15 January 2017

Chess as an Institution

After the long yearend holiday break, let's return to The Sociology of Chess (November 2016), last seen in FIDE's Social Commissions. I spent part of my holiday watching a series of lectures on the Youtube UCBerkeley channel, titled Sociology 101 (that link is a playlist). The lecturer is Ann Swidler (wikipedia.org), and the syllabus can be found at Introduction to Sociology (PDF).

On top of learning a tremendous amount about sociology, I was further rewarded for the time spent by discovering a long discussion of chess in the third lecture. It reminded me of a quote, 'Chess is the Drosophila of Cognitive Science', that I covered in a previous post, The Drosophila of Unattributed Quotes (February 2010).

Sociology 101 - Lecture 3 (50:28) • 'Published on Sep 5, 2012 : Introduction to Sociology'

The lecture starts with a continuation of the second, previous lecture, which is summarized in an overhead slide...

The Individual and Society
- Dual nature of the self
- Paradox of modern individualism

...It then moves to a new topic, 'Institutions and Identities', with another overhead slide...

The Mystery of Institutions
- Created by human beings
- Constrain and regulate human activity

- Appear enduring, permanent, fixed
- Can be gradually transformed

...The chess portion is the first detailed discussion in the next slide...

Components of Institutions
- Rules or Recipes that define the institution (cognitive)
- Sanctions -- rewards and punishments -- that enforce the rules (regulative)
- Purposes that justify (and guide) institutional choices
- Moral codes (normative)

...where I'll quote Prof. Swidler's accompanying remarks.

I'm going to take a couple of institutions and talk about how these things work. First, rules are recipes that define the institution, the cognitive, cultural element. I'm going to talk about something -- I don't know if it is an institution -- but it helps you see the way human beings create things that have rules and then treat the rules as permanent. Think about something like chess (or any game: it could be football, basketball, bridge, ... [describes the physical aspects of chess]). It's obviously some medieval-type game originally. There are a set of rules that make chess 'chess'.

You don't have to play chess. If you're five years old, you can say 'I want to move the big piece to that far corner and I'm going to do it'. You can do that. You can throw the pieces on the floor when you don't win, but then it's not chess. Or you could use the pieces and play checkers [describes checkers]. When you constitute something as 'chess' you do it by creating a set of rules about what chess *is* and that's what makes it chess.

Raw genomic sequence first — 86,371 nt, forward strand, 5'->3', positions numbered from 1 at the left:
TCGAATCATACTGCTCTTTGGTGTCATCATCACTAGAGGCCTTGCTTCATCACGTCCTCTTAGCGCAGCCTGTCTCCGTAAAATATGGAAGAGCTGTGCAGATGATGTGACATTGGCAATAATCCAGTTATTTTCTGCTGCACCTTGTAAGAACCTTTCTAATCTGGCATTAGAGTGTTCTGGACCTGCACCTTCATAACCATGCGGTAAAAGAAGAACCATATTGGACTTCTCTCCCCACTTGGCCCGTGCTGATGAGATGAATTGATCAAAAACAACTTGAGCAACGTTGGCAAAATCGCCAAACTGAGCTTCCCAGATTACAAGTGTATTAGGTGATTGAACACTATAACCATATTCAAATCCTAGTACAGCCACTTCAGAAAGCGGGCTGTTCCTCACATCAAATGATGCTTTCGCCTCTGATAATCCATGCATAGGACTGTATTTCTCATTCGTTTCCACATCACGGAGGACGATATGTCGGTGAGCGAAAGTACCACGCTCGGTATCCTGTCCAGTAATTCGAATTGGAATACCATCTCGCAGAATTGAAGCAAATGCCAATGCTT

After a talk about 'marriage' as an institution -- 'You constitute something as marriage' -- Prof. Swidler returns to chess.

If you play chess, there is actually a group somewhere that regulates the rules about chess is. You can't play official chess if you don't play according to the rules. Even if you played it informally, certain rules would determine that the thing actually was chess. Again, it's humanly created, but the rules make it what it is.

If someone walked in -- this is the cultural cognitive part -- and said, 'That's not chess, it's mah jongg!', you would say, 'No, it's not mah jongg; there are no tiles. This is chess; we're playing chess.' The person who actually thought it was mah jongg wouldn't just have an opinion that it was mah jongg, he'd be wrong. It's not mah jongg (or bridge, or golf); it's *chess*. And that is a cultural cognitive definition. You don't have to care about chess; you don't have to love chess; you don't have to 'believe' in chess; it's just chess.

Let me make one more point. Chess not only creates rules about what playing chess is and what the board should look like, what pieces [there are] so you can't suddenly say I want to have 45 pieces, and have every square on the board filled, for example. It wouldn't be chess.

It also creates certain 'roles'. You could even say it creates certain 'people', if you want to think of the chess pieces as people. To constitute chess, you also create pieces that have certain moves they can make. You constitute Kings and Queens [describes the moves] and Knights [ditto]. To constitute chess is also to constitute a bunch of social roles.

The discussion returns to marriage and the role of 'husband'. The previous slide, 'Components of Institutions', under 'Rules or Recipes that define the institution' included a couple of sub-bullets that summarize the chess discussion.

  • Rules that make it what it is (what makes chess)
  • Roles defined by the rules (e.g. Pawn, Knight, Bishop, etc.)

One Youtube commenter wrote, 'It's pretty confusing toward the end when she talks about chess.' For me, it was pretty helpful.


Later (2021): At some time after I posted this, the Youtube video embedded above disappeared. When I looked for a replacement, I found the same video at a different address: Institutions, Individuals, and Society | Sociology 1 | Lecture 3 (youtube.com, 'Premiered May 14, 2020'). That link is part of a playlist. The syllabus says, 'Introduction to Sociology, Ann Swidler, Fall 2012', which dates it accurately for us.

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